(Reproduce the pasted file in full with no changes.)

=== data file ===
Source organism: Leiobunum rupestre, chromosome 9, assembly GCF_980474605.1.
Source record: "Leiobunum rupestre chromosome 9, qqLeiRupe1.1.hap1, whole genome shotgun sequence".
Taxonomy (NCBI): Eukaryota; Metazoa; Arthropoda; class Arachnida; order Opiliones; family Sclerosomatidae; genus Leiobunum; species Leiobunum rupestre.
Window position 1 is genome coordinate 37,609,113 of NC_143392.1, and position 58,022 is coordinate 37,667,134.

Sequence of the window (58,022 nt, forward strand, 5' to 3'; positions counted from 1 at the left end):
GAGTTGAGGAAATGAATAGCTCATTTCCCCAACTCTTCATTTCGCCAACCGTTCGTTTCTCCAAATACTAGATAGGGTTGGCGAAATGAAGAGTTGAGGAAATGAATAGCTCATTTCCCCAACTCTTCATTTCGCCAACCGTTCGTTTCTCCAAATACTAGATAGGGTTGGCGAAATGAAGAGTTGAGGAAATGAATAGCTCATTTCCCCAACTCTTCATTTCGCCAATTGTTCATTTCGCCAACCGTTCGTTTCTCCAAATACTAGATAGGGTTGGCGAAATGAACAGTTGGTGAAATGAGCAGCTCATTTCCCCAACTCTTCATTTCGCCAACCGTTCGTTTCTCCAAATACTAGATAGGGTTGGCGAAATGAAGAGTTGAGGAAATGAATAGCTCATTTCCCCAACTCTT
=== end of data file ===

Source organism: Leiobunum rupestre, chromosome 9, assembly GCF_980474605.1.
Source record: "Leiobunum rupestre chromosome 9, qqLeiRupe1.1.hap1, whole genome shotgun sequence".
Taxonomy (NCBI): Eukaryota; Metazoa; Arthropoda; class Arachnida; order Opiliones; family Sclerosomatidae; genus Leiobunum; species Leiobunum rupestre.
Window position 1 is genome coordinate 37,609,113 of NC_143392.1, and position 58,022 is coordinate 37,667,134.

Sequence of the window (58,022 nt, forward strand, 5' to 3'; positions counted from 1 at the left end):
GAGTTGAGGAAATGAATAGCTCATTTCCCCAACTCTTCATTTCGCCAACCGTTCGTTTCTCCAAATACTAGATAGGGTTGGCGAAATGAAGAGTTGAGGAAATGAATAGCTCATTTCCCCAACTCTTCATTTCGCCAACCGTTCGTTTCTCCAAATACTAGATAGGGTTGGCGAAATGAAGAGTTGAGGAAATGAATAGCTCATTTCCCCAACTCTTCATTTCGCCAATTGTTCATTTCGCCAACCGTTCGTTTCTCCAAATACTAGATAGGGTTGGCGAAATGAACAGTTGGTGAAATGAGCAGCTCATTTCCCCAACTCTTCATTTCGCCAACCGTTCGTTTCTCCAAATACTAGATAGGGTTGGCGAAATGAAGAGTTGAGGAAATGAATAGCTCATTTCCCCAACTCTT